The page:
(AP) -- The number of people worldwide infected with the virus that causes AIDS - about 33 million - has remained virtually unchanged for the last two years, United Nations experts said Tuesday.

WHO: Treat HIV patients sooner

Nov 30, 2009

(AP) -- People infected with the virus that causes AIDS should start treatment earlier than currently recommended, the World Health Organization said Monday.

Recommended for you

HIV+ women respond well to HPV vaccine

Apr 16, 2014

HIV-positive women respond well to a vaccine against the human papillomavirus (HPV), even when their immune system is struggling, according to newly published results of an international clinical trial. The study's findings ...

User comments : 0

More news stories

Filipino tests negative for Middle East virus

A Filipino nurse who tested positive for the Middle East virus has been found free of infection in a subsequent examination after he returned home, Philippine health officials said Saturday.

Study says we're over the hill at 24

(Medical Xpress)—It's a hard pill to swallow, but if you're over 24 years of age you've already reached your peak in terms of your cognitive motor performance, according to a new Simon Fraser University study.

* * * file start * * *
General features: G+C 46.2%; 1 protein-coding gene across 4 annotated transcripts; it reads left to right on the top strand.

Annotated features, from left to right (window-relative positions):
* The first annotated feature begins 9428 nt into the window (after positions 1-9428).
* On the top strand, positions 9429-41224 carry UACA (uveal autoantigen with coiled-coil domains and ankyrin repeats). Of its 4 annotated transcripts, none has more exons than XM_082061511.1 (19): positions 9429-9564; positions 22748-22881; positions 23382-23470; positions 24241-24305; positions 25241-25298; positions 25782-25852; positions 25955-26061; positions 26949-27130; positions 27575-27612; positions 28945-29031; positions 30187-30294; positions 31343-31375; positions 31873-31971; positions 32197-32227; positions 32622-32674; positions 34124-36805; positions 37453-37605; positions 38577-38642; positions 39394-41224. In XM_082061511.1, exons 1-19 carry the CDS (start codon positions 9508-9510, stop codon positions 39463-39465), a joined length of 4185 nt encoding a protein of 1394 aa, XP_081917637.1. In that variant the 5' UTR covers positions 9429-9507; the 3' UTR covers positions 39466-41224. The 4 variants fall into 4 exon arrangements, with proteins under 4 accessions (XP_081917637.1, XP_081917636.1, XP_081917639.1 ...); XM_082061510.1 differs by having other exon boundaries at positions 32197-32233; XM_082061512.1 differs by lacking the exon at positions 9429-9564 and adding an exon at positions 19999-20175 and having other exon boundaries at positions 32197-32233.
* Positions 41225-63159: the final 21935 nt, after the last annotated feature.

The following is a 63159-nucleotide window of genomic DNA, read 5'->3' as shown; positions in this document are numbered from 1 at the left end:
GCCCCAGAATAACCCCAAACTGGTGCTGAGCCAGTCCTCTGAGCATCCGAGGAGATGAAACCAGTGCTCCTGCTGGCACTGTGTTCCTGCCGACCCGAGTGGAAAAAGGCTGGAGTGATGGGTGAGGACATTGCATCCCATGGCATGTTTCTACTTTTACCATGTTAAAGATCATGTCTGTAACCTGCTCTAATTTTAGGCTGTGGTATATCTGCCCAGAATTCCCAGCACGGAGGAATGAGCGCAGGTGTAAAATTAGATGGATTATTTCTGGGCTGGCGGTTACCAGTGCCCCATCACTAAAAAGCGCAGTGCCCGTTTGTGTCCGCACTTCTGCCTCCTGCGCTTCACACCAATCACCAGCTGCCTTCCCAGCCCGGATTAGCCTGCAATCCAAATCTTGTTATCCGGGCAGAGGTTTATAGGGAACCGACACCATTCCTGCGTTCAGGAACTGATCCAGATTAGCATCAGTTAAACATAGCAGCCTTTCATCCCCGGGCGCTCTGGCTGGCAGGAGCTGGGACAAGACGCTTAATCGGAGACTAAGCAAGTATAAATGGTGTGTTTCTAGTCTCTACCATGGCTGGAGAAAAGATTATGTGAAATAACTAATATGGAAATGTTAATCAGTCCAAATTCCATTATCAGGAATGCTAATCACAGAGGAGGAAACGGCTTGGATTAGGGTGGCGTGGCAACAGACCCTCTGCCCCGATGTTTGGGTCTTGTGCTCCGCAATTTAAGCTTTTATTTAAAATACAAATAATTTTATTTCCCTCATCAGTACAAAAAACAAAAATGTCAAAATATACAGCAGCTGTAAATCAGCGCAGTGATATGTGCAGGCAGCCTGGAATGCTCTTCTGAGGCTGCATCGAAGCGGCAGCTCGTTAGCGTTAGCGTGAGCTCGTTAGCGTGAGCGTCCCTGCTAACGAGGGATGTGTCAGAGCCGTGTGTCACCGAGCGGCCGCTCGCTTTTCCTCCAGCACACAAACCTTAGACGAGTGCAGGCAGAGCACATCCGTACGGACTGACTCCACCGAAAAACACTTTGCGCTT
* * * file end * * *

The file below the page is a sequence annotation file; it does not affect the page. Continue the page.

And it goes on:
NASA's space station Robonaut finally getting legs

Robonaut, the first out-of-this-world humanoid, is finally getting its space legs. For three years, Robonaut has had to manage from the waist up. This new pair of legs means the experimental robot—now stuck ...

Ex-Apple chief plans mobile phone for India

Former Apple chief executive John Sculley, whose marketing skills helped bring the personal computer to desktops worldwide, says he plans to launch a mobile phone in India to exploit its still largely untapped ...

Egypt archaeologists find ancient writer's tomb

Egypt's minister of antiquities says a team of Spanish archaeologists has discovered two tombs in the southern part of the country, one of them belonging to a writer and containing a trove of artifacts including reed pens ...

Airbnb rental site raises $450 mn

Online lodging listings website Airbnb inked a $450 million funding deal with investors led by TPG, a source close to the matter said Friday.